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Funding your Education and Managing Student Loans

In my practice I have found that clients who are going back to school, currently in school, or just left school have many little known tax planning opportunities. The problem is most people don't seek advice until after they have finished grad school. Below are some strategies and little known facts available to current and former students.

You can use your IRA penalty free to fund your education

I typically don't recommend withdrawing from an IRA because of the penalties associated with it and the fact that the money taken out puts you in a higher tax bracket.  In most cases the cost outweigh the benefits, however, if you are currently working and taking time off to go to grad school this is a perfect opportunity to save some tax dollars.  You can use any amount of an IRA to fund your education penalty free. Funding your education would include room and board, supplies, and tuition. If you are working and making 100k a year, you will be saving your higher tax rate on all the cash that you stash away in the IRA or 401k (which you can rollover into an IRA). If you live in New York City, your effective tax rate is around 32%. The years when you are in school  (if full time) you will likely be at a much lower tax rate. You could potentially take that money right back out the following year that you are in school at no penalty and no tax. Even if you are working or are funding your education with student loans, you are allowed to take money out of the IRA penalty free. That money could be used later for a down payment on a house or other expenses. The moral or the story is if you need money from your IRA, take it out when you are a student. Here is an excerpt on the topic from the IRS:

"Higher education expenses. Even if you are under age 591/2, if you paid expenses for higher education during the year, part (or all) of any distribution may not be subject to the 10% additional tax. The part not subject to the tax generally is the amount that isn't more than the qualified higher education expenses (defined next) for the year for education furnished at an eligible educational institution (defined below). The education must be for you, your spouse, or the children or grandchildren of you or your spouse. When determining the amount of the distribution that isn't subject to the 10% additional tax, include qualified higher education expenses paid with any of the following funds. • Payment for services, such as wages. • A loan. • A gift. • An inheritance given to either the student or the individual making the withdrawal. • A withdrawal from personal savings (including savings from a qualified tuition program)."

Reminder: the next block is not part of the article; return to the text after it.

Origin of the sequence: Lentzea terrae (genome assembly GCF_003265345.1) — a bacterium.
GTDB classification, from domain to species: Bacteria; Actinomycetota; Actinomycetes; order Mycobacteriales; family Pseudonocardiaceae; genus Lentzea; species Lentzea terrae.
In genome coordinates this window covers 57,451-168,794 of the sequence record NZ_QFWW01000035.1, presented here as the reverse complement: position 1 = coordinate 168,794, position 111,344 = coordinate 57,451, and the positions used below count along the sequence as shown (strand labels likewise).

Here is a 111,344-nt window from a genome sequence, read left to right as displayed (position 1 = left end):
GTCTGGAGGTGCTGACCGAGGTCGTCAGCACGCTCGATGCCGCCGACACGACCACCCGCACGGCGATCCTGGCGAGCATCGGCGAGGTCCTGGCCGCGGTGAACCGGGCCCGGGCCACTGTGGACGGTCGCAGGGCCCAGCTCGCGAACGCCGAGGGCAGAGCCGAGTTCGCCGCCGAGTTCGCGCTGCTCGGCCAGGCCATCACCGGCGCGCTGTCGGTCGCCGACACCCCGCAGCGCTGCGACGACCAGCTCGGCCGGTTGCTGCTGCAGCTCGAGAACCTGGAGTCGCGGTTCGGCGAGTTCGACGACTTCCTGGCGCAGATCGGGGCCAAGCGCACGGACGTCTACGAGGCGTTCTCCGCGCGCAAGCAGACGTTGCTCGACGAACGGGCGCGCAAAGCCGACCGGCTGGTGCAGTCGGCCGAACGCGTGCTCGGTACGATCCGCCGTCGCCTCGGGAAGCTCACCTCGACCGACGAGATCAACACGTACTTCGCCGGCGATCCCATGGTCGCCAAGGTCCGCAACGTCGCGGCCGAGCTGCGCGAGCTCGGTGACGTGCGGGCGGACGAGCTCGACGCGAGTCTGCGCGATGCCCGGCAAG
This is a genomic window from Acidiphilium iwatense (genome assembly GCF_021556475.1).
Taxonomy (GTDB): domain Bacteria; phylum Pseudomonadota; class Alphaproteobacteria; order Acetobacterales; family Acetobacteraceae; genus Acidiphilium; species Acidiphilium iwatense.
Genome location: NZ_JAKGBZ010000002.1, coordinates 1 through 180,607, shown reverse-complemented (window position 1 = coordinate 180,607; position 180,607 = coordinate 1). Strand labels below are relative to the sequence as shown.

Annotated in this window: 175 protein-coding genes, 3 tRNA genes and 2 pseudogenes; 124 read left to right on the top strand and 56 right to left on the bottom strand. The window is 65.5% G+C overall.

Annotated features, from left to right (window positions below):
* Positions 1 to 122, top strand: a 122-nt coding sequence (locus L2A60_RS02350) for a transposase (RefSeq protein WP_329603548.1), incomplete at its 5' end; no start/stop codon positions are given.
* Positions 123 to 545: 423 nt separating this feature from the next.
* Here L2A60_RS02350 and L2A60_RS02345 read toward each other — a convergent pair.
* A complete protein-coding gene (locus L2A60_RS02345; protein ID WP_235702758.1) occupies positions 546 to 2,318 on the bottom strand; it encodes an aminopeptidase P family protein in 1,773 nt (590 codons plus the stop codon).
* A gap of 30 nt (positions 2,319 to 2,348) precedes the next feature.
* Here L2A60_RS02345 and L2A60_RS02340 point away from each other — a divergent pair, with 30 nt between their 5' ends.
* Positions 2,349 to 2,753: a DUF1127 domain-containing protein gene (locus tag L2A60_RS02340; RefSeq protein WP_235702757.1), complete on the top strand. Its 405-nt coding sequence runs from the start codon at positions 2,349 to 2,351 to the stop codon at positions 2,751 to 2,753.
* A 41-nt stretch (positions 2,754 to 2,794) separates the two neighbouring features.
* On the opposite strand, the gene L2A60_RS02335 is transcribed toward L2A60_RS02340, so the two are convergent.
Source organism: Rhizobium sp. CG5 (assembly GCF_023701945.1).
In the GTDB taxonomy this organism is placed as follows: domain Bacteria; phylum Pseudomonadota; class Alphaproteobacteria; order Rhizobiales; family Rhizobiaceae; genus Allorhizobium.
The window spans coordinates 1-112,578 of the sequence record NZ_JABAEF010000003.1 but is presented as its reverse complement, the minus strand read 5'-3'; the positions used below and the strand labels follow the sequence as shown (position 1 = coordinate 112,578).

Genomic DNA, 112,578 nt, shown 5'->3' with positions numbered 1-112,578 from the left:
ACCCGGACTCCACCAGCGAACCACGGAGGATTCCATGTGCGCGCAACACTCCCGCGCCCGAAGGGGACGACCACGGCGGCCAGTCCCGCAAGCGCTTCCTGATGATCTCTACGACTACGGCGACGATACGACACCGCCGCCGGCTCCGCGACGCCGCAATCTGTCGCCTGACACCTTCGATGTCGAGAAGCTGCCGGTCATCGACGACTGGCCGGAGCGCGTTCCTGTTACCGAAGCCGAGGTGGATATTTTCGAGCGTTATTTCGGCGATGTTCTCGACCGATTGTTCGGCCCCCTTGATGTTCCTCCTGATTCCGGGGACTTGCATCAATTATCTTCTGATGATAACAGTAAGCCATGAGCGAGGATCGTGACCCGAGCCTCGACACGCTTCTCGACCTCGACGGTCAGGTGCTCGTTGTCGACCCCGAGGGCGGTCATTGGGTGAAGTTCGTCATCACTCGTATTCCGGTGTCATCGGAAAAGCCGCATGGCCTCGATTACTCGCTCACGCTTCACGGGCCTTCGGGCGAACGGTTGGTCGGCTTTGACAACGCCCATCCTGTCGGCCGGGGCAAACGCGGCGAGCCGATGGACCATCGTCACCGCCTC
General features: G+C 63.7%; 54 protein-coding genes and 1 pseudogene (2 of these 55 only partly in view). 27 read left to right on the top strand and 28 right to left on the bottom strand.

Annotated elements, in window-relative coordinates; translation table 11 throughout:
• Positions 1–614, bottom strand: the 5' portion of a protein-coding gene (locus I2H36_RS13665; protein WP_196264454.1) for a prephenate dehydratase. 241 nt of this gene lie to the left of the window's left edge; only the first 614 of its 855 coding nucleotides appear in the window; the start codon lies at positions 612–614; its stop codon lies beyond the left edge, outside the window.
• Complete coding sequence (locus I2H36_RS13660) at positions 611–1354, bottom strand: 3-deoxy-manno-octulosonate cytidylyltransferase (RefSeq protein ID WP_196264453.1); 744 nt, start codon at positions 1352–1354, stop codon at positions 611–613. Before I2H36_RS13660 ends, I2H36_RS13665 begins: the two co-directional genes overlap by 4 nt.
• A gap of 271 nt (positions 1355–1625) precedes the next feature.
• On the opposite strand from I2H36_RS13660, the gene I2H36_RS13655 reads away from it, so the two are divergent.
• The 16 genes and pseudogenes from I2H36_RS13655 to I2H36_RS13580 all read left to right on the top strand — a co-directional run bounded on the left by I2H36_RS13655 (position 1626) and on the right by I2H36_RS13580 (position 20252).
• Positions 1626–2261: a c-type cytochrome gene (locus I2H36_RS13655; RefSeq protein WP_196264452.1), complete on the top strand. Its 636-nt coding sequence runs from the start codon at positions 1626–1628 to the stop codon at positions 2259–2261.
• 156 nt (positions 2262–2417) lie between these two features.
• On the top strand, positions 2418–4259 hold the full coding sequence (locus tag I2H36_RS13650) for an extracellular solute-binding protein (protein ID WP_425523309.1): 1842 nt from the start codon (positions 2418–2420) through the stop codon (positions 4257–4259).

You can save some money by using a 529 account even if you don't already have one.

Another little known fact related to saving on taxes for higher education is that there is only a 14 day requirement between putting money in and taking it back out of a 529 account. In NY you can save state tax on up to 10k saved for higher education expenses.  If you have expenses you can literally put money in the the 529 account and take it right back out to fund those expenses and still get the tax break. Be sure to research which expenses qualify as higher education under the 529 account before using this strategy. 529 accounts are also great because you can change the beneficiary to yourself, your spouse, your children or grandchildren. If you are saving for your education and decide not to go back you can always use those funds for your children later.

If you work for the government or a non profit organization you may qualify for Public Student Loan Forgiveness (PSLF)

If you are employed by a government or not for profit organization you may be able to receive loan forgiveness under this program. The PSLF Program forgives the remaining balance on your Direct Loans after you have made 120 qualifying monthly payments under a qualifying repayment plan while working full-time for a qualifying employer. So if you work for the government or a not for profit for 10 years, have made payment under an income driven repayment plan (your loan service provider should be able to provide additional information) your loans can be forgiven. This program has had some issues with people now reaching the 10 year mark and not qualifying because of misunderstandings with the requirements so be sure to do your research or seek expert advice.

Student Loan Refinancing can save you money and shave years off your repayment period

You have a good chance of lowering your interest rate and shaving years off of your repayment period by refinancing. Many new banks have emerged as go to providers of student loan refinancing such as SOFI, First Republic, and Earnest.  Give them a call and see if this is an option for you. If you are considering PSLF remember that this program is not for private debt, and the government will not pay off the refinanced loan. Be sure that you don't want to pursue PSLF before refinancing.

Alicia Jegede is a CPA and financial planner at New Gen Financial Planning, LLC. 

Disclaimer: This article is provided for general information purposes only. Nothing contained in the material constitutes advice, a recommendation for purchase or sale of any security, or investment advisory services. I encourage you to consult a financial planner, accountant, and/or legal counsel for advice specific to your situation. Reproduction of this material is prohibited without written permission from Alicia Jegede.  All rights reserved.